Rising Mosquito Populations spells trouble for urban cities

    If you have ventured into the great outdoors at any point during the summer, you may notice dozens or so of unwanted guests lounging about- mosquitoes. This year, mosquito populations are on the rise, even in areas who had previously seen less concerning amounts of mosquitos. 

   Infamously known for causing many modern ailments, from mild itching and rashes to whole epidemics of viruses, mosquitoes are public enemy number one when it comes to outdoor activities. So where did they all come from? 

  Female mosquitoes reproduce by laying eggs on still bodies of water, making areas such as puddles, outdoor tanks, muddy grass, broken sprinklers, or runoff from the street, function as incubation centers for future generation of mosquitos. These sources of water are leftover from unusual weather patterns, such as the storms displayed this year, as California alone experienced chilly springs and even storms in early summer. 

  This year’s outlier in rainfall contrasts against the extreme drought that California had been facing before, and it severely impacts the ecosystems found within pockets of California. Aspects such as temperature play a large role in the health of such areas. Years of drought and dry weather causes the dirt or soil to dry out and harden, making it less likely to absorb water. This creates poor drainage for water to be reunited with the groundwater systems and aquifers. As a result, the water remains on the surface and collects into puddles scattered over streets and sidewalks, which act as open breeding grounds for mosquitoes. 

Perhaps more urgently, the lingering water problem also serves as an indicator to outdated infrastructure. In addition to the all-too-familiar pattern of rising temperature, many urban areas across the United States fall into something known as the “urban heat island phenomenon.” This can be summarized as areas of development that are made out of materials such as asphalt or concrete, that trap and radiate heat back into the air. This effect is worsened without green matter such as trees or grasses that inversely, are extremely efficient at dissipating heat and cooling down the air.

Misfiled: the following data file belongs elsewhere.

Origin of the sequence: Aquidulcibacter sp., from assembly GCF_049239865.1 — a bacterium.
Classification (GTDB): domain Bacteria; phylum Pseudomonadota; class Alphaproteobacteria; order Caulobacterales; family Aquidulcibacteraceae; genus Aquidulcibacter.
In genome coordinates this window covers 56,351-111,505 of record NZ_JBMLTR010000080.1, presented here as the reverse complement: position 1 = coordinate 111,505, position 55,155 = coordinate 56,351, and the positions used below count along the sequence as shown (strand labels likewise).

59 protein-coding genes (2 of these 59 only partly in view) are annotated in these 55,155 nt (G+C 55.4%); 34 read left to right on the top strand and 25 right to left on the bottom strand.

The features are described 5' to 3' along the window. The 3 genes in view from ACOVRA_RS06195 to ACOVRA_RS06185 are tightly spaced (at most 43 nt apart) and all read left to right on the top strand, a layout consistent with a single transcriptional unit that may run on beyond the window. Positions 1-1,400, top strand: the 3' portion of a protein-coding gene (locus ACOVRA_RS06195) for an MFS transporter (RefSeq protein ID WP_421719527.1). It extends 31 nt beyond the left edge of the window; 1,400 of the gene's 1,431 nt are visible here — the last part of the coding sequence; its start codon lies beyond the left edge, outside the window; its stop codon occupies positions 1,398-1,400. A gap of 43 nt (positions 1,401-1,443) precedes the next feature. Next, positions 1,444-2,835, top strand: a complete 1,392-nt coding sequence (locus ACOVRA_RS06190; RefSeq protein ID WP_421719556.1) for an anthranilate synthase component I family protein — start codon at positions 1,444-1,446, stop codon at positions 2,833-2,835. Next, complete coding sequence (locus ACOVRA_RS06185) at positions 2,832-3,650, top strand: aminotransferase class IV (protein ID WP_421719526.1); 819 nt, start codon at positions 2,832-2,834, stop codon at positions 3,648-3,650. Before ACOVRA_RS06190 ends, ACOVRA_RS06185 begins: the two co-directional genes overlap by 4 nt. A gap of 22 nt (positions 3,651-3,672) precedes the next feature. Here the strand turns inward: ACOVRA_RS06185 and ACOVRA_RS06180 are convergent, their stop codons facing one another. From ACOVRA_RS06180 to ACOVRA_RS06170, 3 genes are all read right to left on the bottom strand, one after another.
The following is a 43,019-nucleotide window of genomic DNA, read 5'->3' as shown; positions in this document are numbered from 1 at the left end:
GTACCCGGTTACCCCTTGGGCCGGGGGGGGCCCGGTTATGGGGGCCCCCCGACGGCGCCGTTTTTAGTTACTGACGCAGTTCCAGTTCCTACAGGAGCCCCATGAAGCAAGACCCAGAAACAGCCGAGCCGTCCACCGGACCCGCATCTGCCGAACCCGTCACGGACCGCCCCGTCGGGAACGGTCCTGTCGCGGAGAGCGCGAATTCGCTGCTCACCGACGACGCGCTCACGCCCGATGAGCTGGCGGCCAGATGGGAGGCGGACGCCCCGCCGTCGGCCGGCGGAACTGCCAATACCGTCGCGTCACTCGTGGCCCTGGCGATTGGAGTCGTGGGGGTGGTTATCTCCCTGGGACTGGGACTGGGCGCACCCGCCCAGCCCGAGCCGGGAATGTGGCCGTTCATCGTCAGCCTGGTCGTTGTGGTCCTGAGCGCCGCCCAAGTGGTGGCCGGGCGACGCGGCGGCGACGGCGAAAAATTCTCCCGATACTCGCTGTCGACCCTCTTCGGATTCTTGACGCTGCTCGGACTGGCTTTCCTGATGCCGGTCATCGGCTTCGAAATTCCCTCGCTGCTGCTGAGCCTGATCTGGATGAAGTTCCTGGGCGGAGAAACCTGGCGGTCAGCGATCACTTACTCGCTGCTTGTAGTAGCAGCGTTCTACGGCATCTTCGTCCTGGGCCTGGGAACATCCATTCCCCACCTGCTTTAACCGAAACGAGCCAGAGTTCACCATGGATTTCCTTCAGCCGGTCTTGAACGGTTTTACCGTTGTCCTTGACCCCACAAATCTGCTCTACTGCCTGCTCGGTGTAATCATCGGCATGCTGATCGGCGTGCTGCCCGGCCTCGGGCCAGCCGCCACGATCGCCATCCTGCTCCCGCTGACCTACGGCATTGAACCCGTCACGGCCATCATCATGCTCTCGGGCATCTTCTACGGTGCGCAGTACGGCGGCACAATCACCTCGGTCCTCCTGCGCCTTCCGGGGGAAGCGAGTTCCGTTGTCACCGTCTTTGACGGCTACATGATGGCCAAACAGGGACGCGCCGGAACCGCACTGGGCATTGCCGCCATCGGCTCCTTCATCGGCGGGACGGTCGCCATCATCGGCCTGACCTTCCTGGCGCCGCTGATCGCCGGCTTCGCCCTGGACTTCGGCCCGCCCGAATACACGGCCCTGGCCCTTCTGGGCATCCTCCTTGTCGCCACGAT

Yet, you would think that increased heat aids in the evaporation of the aforementioned bodies of water, though it is not the case. Rather, warm wet environments are the perfect conditions for bacteria, mold, and diseases to thrive.  

The ever growing presence of mosquitoes this season should be read as yet another warning of the growing climate issue. When the humid climates experienced by countries near the equator start moving north, we will start to face many of the same issues. 

Even a quick glance at headline news from countries with a tropical climate such as Libya or the Philippines , can predict some of the issues we are already facing. Extreme weather conditions, not limited to wildfires, hurricanes, tropical storms, or massive earthquakes 

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